Fig. 7 The PSNRs of CCGI and ACGI vs. (a) the standard deviation of Gaussian white noise; (b) the mean Poisson noise; (c) the total acquisition rate.

For a fair comparison, we calculate the PSNR with a fixed total acquisition rate at the same noise level. It is evident that as the standard deviation of the Gaussian white noise or the mean Poisson noise increases, the PSNR of ACGI gradually becomes better than that of CCGI, which owes much to the excellent robustness of CS against noise. To demonstrate the advantages of ACGI further, the PSNRs for different total acquisition rates under the same Poisson distribution noise of mean value 40 are given in Fig. 7(c). It can be seen that the PSNR is almost linearly proportional to the total acquisition rate, and that ACGI is able to retrieve an image of better quality than CCGI but with much less data manipulation and sampling time. From the above analysis, we can regard our method as also being more suitable for measuring images containing strong noise or weak signals. It is interesting that the PSNR curves all exhibit some slight oscillations. To our knowledge, this is partly due to the randomness of the noise fluctuations and partly because as a consequence the retrieved images at each level will change as well.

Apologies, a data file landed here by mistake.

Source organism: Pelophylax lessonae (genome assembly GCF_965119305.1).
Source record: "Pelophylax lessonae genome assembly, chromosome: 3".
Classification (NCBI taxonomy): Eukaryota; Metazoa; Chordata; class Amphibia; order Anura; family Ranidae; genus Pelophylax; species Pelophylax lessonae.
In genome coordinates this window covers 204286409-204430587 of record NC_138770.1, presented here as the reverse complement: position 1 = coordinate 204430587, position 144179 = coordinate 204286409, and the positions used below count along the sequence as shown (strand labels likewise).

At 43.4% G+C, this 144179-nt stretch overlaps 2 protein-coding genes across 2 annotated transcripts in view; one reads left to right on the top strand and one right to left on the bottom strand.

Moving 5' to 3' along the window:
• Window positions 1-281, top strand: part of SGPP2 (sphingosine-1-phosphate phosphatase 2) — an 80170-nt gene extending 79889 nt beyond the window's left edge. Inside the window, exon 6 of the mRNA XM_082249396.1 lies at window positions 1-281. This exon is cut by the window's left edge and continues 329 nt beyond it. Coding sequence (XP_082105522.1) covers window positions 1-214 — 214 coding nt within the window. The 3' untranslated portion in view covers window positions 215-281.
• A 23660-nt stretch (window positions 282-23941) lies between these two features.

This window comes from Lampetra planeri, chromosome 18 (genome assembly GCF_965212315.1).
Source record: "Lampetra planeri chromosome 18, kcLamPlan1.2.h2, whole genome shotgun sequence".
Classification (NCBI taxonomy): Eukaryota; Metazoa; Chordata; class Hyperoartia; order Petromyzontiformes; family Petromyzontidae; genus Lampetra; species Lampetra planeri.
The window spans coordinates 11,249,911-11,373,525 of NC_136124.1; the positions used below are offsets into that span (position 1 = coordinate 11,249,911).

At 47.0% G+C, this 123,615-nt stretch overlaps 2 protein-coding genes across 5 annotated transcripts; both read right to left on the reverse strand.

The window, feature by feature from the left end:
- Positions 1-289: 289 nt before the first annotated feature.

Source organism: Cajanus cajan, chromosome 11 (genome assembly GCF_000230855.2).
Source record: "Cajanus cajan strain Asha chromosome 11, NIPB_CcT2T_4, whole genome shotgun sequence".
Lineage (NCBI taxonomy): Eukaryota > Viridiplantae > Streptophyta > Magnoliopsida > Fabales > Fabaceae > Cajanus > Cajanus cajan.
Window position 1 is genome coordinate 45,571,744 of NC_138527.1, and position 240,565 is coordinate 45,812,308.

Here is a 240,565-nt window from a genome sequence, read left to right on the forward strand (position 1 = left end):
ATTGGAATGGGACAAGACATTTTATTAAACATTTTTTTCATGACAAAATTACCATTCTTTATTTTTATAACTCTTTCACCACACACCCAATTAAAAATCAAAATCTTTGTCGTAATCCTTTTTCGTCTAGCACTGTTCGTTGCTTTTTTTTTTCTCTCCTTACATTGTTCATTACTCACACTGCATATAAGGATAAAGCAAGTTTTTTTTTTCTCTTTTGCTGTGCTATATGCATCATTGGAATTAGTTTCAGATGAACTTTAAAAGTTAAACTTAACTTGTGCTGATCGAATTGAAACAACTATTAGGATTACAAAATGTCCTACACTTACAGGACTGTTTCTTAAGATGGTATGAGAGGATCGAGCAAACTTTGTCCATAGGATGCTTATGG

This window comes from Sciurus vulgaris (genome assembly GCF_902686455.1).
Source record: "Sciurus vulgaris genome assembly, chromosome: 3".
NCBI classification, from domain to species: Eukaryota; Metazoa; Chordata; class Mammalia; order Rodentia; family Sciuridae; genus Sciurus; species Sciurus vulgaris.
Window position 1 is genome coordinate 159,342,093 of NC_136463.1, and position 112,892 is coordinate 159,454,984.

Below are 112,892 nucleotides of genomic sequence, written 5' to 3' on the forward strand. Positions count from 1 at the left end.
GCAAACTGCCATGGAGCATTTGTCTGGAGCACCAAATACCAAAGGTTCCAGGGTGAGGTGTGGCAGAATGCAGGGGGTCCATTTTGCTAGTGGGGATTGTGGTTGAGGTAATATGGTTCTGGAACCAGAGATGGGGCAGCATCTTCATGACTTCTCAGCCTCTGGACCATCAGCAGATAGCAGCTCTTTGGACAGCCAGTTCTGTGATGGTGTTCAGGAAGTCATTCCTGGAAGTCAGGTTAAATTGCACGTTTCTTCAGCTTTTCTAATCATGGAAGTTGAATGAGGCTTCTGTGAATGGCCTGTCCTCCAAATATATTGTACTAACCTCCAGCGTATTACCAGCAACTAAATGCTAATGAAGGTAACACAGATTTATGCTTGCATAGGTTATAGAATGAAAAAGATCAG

Furthermore, we would like to have a comparison of ACGI with standard CS algorithms which reconstruct the full image, as shown in Fig. 8. For all the four figures the same sampling rate is 25% of the original 65,536 image pixels. Fig. 8(a) shows the CCGI result, while Figs. 8(b)–8(d) show the images recovered by RecPF [32

32. J. Yang, Y. Zhang, and W. Yin, “A fast alternating direction method for TVL1-L2 signal reconstruction from partial Fourier data,” IEEE J. Sel. Top. Signal Processing 4(2), 288–297 (2010). [CrossRef]

], TVAL3 and SSMP [33

33. R. Berinde and P. Indyk, “Sequential sparse matching pursuit,” in Proc. 47th Annu. Allerton Conf. Commun. Control Comput., (2009), 36–43.